CCJ Mortgages Guide
What is a CCJ?
A CCJ or County Court Judgment is a judgment issued by a county court when you fail to meet payments owed. This could be for various product or services such as mobile phone bills or a bank loan. In most circumstances the creditor will have already pursued the debt via debt collectors, but if they feel they are unable to reclaim the money owed they can go to court and obtain a CCJ against the you.
The courts will then set an affordable repayment amount based on your individual circumstances.
How long does it last?
Once a CCJ has been issued you are allowed one month to repay the amount owed in full. Should you fail to do so the CCJ will be added to the CCJ register where it will remain for six years. If it takes longer than six years to pay off the CCJ then the creditor can apply to have the CCJ re-added to the CCJ Register.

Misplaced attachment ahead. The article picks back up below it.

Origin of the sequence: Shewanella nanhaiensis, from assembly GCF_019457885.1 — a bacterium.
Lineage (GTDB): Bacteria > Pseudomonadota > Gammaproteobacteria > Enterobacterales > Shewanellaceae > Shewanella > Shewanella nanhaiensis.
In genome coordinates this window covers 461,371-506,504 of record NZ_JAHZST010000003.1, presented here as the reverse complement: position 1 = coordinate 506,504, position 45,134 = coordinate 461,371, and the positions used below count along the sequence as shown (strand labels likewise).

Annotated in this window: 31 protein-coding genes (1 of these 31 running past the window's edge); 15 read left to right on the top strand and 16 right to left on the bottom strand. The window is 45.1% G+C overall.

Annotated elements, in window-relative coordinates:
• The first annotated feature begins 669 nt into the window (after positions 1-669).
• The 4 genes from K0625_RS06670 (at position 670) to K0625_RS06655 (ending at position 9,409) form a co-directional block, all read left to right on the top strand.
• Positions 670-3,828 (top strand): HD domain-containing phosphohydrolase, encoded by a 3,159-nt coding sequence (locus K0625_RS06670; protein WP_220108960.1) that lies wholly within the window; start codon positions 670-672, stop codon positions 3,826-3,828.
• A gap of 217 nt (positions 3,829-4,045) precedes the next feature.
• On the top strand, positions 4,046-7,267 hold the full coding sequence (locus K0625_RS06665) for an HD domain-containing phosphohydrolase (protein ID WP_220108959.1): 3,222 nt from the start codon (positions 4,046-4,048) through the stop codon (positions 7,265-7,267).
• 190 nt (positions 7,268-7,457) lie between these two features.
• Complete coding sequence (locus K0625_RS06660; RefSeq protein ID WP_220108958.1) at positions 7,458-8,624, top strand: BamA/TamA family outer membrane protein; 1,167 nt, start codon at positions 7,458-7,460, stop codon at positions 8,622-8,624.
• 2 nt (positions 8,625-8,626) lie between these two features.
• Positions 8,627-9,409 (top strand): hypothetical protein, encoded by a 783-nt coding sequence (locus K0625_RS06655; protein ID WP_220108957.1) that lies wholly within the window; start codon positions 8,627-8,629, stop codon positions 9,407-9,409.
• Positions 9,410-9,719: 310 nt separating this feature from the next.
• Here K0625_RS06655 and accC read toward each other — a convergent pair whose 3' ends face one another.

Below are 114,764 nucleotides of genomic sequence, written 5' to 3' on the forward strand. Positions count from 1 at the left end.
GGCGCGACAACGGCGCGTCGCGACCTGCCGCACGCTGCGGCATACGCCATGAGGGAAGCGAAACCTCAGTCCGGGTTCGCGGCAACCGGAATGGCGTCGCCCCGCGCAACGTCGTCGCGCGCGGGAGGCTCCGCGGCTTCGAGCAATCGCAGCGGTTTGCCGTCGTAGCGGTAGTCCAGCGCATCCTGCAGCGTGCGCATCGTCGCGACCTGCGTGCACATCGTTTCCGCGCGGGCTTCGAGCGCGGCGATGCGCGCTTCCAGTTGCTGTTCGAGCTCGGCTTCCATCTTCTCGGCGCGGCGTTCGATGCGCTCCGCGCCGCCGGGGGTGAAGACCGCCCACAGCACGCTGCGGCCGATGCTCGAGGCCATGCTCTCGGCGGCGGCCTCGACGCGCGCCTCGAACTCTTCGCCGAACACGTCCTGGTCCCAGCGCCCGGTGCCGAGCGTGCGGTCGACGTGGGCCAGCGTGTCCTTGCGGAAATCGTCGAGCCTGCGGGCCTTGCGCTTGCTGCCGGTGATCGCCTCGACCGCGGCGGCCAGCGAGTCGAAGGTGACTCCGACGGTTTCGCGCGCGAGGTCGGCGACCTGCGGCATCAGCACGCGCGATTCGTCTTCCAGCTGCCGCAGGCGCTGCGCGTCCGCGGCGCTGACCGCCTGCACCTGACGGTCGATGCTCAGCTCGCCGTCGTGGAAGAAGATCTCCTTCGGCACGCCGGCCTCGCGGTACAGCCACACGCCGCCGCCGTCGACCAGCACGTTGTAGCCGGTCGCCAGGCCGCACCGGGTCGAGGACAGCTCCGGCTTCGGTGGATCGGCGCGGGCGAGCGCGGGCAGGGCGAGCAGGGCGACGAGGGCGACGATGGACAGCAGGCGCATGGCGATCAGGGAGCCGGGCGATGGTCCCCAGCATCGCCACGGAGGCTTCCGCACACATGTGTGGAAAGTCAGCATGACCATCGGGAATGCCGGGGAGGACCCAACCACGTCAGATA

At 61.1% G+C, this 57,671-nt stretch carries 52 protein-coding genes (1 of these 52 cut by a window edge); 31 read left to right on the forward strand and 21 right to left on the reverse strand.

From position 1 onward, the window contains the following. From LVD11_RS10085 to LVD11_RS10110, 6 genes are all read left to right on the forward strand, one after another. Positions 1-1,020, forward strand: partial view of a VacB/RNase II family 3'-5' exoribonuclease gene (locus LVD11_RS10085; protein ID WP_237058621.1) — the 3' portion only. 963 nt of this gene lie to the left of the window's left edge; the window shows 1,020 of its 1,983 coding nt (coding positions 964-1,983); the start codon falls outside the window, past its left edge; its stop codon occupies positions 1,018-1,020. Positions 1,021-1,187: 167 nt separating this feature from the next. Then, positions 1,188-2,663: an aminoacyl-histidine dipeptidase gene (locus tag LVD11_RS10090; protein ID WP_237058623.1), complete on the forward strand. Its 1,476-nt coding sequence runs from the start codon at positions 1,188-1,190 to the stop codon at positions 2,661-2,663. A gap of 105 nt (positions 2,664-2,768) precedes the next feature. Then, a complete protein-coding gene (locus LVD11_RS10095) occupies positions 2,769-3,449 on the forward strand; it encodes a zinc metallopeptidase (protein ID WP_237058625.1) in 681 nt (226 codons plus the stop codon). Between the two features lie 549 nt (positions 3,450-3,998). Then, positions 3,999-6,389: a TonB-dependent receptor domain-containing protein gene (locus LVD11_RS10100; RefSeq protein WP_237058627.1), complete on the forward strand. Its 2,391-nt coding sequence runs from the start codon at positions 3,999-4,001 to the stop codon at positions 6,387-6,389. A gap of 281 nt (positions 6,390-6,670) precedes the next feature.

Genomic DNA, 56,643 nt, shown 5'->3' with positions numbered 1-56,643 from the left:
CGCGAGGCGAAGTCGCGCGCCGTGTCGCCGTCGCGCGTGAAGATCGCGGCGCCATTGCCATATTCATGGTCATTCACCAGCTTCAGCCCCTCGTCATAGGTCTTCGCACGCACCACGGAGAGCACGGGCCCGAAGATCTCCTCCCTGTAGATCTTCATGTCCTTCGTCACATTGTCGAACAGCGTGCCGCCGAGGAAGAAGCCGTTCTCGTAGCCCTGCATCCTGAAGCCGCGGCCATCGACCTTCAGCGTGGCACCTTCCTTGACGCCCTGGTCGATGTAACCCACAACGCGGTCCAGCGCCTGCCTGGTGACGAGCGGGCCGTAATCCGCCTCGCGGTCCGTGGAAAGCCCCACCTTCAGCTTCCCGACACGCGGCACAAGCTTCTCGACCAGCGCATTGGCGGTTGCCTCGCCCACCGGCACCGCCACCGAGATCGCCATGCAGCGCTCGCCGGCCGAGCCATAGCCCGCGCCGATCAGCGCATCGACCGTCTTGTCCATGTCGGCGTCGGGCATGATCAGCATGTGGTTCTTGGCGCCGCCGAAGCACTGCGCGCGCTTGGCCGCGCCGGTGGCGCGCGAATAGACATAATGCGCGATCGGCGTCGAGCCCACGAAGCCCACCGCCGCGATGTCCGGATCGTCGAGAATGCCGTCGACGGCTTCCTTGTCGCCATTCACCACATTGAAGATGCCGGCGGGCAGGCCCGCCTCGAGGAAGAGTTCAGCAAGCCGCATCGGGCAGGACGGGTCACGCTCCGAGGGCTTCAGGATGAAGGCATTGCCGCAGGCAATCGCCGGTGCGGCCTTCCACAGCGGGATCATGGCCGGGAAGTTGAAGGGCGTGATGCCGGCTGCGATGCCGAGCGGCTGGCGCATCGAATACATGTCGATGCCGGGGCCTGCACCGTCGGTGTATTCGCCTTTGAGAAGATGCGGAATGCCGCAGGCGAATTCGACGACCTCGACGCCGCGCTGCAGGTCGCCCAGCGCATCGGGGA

Will it affect my credit rating?
Yes, a CCJ will have a negative effect on your credit rating. Banks, mortgage providers and other potential lenders will nearly always do a CCJ check as part of the credit checking process. This information helps them decide whether or not to offer you credit facilities.
A CCJ tells a potential lender that you have previously not been able to meet your financial obligations and therefore makes you a higher lending risk. This may mean you are refused credit altogether, or that where credit is offered you may be subject to higher interest rates.
Can I get a mortgage if I have a CCJ?
Yes. Having a CCJ doesn’t necessarily mean your chances of obtaining a mortgage are lost. There are lenders in the market place who offer CCJ mortgages (also known as adverse credit mortgages or bad credit mortgages).